VCE U4 Psychology - Brain mechanisms involved in learning
Brain mechanisms involved in learning
Glutamate• It is the most abundant excitatory neurotransmitter in the nervous system• It plays a key role in learning (LTP), highly concentrated in Hippocampus, amygdala• Stored in the vesicles of the presynaptic neuron• Nerve impulses (action potential) triggers release into the synapse• Glutamite then binds with specialised receptors on the dendrites of the postsynaptic neuron
NMDA (N-methyl D-aspartate)• A specialised receptor (found on dendrites) that receives Glutamate (vital to LTP)
NMDA (N-methyl D-aspartate)• Evidence: Morris water maze experiment - NDMA blocked - rats unable to spatially learn (no LTP)• Tissens (2000) study on modified NMDA receptors of mice
Hippocampus• largely responsible for LTP• Consolidation of declarative memories• involved in spatial learning and navigation• Along with the thalamus & amygdala – it is responsible for intiating and processing fear response• Evidence: MRIs indicate a larger right hippocampus area of London cab drivers compared to population• Morris water maze experiment with removal of Hippocampus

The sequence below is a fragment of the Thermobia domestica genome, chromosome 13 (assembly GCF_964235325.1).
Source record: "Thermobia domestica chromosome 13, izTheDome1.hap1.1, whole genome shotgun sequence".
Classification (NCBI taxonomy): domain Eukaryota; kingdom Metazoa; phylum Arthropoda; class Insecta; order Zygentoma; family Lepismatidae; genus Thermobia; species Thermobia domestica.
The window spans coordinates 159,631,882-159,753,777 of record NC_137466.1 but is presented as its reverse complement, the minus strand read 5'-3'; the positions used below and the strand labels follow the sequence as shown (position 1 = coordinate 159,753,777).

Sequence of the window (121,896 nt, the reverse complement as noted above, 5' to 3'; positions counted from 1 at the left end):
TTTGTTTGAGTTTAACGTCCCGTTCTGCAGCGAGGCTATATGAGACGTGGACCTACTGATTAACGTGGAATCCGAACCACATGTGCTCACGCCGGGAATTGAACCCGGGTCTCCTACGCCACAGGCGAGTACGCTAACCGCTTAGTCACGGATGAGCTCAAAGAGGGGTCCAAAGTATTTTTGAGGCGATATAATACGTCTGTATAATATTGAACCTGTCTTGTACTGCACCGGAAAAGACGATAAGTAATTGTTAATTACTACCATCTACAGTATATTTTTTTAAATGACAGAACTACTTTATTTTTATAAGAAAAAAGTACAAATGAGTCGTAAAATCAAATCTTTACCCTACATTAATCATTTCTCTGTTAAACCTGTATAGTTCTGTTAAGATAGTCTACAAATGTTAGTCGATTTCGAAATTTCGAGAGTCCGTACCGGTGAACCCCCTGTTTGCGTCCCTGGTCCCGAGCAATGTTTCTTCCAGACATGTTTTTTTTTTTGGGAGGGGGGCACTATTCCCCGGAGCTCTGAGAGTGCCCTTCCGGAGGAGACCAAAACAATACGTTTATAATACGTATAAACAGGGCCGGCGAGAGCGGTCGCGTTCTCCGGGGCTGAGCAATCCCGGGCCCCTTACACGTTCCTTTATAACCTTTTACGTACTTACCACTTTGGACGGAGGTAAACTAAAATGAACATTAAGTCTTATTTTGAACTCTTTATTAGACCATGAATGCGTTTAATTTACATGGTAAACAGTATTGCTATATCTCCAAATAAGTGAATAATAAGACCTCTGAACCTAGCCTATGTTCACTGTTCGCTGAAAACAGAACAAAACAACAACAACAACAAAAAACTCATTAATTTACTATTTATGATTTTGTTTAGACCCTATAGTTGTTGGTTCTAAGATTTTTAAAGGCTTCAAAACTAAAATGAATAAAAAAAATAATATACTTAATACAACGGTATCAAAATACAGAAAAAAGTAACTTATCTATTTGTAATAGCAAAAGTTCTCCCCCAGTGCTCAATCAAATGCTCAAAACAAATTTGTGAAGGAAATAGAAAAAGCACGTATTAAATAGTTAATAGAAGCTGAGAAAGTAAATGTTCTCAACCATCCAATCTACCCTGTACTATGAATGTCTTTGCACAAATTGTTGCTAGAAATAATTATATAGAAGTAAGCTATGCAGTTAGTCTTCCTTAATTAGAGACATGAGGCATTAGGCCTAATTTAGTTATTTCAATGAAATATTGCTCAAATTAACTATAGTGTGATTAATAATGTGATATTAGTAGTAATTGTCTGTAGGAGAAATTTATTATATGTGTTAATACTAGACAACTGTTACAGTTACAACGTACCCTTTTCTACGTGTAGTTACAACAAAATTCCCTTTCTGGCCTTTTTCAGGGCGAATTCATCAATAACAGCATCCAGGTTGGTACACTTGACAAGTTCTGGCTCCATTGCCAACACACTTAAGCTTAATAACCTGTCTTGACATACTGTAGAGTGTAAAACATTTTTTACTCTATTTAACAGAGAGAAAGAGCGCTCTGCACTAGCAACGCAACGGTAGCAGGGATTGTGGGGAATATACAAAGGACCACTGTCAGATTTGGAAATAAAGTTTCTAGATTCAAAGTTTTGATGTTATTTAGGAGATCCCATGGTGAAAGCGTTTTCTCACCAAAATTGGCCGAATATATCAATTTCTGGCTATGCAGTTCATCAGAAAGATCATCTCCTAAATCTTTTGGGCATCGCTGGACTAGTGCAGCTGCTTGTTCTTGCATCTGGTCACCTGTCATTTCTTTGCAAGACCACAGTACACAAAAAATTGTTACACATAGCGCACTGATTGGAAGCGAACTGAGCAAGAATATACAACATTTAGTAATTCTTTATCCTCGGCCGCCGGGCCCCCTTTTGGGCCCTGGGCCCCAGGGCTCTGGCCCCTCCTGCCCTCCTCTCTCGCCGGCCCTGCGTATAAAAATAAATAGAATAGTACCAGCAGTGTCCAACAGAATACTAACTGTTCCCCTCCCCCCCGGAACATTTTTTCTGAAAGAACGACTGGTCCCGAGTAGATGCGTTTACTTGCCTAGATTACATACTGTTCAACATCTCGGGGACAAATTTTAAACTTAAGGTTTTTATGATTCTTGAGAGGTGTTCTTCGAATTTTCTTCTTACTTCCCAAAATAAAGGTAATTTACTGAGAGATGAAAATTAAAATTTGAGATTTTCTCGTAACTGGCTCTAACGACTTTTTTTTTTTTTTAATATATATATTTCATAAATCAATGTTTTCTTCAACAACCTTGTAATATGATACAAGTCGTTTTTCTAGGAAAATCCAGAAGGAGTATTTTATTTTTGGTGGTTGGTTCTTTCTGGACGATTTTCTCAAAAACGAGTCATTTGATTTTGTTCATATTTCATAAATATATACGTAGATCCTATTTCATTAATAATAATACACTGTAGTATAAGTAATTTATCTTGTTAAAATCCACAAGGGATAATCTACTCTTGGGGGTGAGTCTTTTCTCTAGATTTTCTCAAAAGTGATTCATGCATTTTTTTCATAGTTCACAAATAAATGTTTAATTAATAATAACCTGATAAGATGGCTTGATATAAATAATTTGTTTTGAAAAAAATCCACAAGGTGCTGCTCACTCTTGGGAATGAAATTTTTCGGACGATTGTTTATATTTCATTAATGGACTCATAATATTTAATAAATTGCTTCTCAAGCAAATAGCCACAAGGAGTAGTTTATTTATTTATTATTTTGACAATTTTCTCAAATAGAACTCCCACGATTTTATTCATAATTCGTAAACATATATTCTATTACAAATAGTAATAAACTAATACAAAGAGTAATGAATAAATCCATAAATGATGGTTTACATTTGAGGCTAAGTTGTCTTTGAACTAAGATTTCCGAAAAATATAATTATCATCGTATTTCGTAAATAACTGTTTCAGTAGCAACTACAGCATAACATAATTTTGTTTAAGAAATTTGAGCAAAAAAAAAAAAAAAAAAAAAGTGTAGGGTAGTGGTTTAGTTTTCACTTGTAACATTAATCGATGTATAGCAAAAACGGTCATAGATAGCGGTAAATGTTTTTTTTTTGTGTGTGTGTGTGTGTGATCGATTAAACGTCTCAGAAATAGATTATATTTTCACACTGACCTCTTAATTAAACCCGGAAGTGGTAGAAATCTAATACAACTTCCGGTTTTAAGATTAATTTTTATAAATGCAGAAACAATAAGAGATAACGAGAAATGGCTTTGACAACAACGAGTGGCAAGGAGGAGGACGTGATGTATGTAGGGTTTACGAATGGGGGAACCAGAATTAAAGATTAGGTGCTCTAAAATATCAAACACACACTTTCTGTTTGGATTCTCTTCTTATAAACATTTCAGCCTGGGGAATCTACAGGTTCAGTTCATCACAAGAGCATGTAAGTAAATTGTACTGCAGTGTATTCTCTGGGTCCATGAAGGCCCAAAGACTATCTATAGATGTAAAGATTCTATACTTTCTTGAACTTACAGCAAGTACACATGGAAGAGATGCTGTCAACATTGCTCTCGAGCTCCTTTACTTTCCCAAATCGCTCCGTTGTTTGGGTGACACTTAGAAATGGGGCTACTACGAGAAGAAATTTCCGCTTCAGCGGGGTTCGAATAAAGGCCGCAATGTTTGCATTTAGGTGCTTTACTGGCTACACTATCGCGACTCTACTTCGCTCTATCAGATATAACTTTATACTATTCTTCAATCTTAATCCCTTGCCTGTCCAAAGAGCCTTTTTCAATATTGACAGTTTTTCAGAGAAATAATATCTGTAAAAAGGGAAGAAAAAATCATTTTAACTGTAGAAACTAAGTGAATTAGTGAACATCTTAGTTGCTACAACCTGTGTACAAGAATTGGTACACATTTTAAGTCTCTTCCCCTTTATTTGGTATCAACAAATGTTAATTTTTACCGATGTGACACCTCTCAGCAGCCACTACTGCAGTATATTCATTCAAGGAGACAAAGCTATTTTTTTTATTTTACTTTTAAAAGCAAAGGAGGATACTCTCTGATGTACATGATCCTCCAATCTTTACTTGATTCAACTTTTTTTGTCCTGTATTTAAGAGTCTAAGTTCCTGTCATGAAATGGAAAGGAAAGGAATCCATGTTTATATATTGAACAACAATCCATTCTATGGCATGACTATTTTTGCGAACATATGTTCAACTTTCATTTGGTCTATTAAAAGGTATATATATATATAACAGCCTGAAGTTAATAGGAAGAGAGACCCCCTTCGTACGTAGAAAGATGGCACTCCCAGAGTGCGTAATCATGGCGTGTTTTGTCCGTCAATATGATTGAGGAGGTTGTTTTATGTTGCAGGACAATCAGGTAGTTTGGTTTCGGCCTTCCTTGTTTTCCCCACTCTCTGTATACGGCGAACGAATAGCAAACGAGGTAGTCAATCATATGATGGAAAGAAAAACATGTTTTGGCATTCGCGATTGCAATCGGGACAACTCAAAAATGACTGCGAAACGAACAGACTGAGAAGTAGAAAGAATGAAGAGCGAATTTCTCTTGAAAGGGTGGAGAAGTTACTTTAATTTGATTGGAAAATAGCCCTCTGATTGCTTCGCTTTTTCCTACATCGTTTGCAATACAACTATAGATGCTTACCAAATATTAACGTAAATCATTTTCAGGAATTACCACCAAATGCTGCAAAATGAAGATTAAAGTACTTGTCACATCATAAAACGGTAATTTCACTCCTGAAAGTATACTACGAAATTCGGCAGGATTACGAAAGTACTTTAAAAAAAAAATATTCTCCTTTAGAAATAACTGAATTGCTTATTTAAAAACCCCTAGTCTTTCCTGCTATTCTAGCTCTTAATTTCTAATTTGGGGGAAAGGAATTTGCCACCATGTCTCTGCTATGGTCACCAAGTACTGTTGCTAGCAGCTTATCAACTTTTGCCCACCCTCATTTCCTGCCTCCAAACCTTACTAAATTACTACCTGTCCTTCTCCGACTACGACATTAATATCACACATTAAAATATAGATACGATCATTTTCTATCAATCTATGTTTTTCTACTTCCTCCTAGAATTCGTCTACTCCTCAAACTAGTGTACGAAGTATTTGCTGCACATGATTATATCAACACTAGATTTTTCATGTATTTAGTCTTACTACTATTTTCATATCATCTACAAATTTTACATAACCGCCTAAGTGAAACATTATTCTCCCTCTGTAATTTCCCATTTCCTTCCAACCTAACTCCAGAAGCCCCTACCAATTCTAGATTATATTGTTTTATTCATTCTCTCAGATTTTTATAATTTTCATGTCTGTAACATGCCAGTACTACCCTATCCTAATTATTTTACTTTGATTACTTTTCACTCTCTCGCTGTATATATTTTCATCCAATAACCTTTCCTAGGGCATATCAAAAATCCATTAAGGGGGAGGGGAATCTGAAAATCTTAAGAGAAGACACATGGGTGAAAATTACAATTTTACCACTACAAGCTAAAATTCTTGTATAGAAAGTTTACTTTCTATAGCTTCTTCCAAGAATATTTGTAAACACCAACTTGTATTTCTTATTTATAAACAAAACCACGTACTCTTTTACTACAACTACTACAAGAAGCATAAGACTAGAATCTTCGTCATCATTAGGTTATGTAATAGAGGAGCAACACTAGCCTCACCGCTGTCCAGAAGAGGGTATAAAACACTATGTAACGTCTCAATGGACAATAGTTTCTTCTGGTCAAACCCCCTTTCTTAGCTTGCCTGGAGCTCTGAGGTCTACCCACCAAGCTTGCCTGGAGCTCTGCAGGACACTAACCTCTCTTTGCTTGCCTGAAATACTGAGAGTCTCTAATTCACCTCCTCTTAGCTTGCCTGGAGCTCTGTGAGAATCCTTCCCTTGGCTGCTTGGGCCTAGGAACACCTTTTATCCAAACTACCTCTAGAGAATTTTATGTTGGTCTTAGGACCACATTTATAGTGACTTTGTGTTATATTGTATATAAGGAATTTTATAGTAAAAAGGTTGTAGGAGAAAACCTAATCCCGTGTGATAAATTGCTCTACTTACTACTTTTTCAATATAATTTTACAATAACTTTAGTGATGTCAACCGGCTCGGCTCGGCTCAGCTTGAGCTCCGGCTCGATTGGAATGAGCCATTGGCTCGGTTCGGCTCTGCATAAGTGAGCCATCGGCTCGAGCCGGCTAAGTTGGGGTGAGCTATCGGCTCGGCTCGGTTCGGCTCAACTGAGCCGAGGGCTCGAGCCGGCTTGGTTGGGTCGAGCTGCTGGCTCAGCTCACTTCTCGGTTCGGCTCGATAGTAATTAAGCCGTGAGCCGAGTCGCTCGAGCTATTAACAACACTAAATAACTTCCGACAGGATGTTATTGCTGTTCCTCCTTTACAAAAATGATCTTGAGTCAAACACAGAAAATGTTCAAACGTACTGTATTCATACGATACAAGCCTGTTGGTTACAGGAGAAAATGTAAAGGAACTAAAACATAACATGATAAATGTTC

Amygdala• Responsible for emotional learning,• fear conditioning (classical conditioning),• It is also involved in positive conditioning• Evidence: fMRI show greater amygdala activity when consolidating memories more emotional (stressful) in nature in comparison to semantic type memories• People who have had their amygdala removed (for example in treatment of extreme cases of epilepsy) not only lose their ability to fear, they also do not recognize anger in others.• Anxiety disorders/ phobias = greater activity in amygdala• Bipolar patients have reduced volume in amygdala
Thalamus• Thalamus: is one of the brain structures for initiating & processing fear response (part of classical conditioning)• It is also responsible for spatial learning• Evidence - rats with damaged thalamic regions showed no improved in formation of repetitive maze task.
Cerebellum• Involve in motor learning (making fine adjustments to movements)• involved some emotional functions such as regulating fear and pleasure responses,• it is even involved in triggering some reflexive motor responses (conditioned responses) such as an eye blink in response to a conditioned stimulus such as a tone• Evidence: Neuroimaging - show higher cerebellum activity when observing/ imagining a sequence of movements
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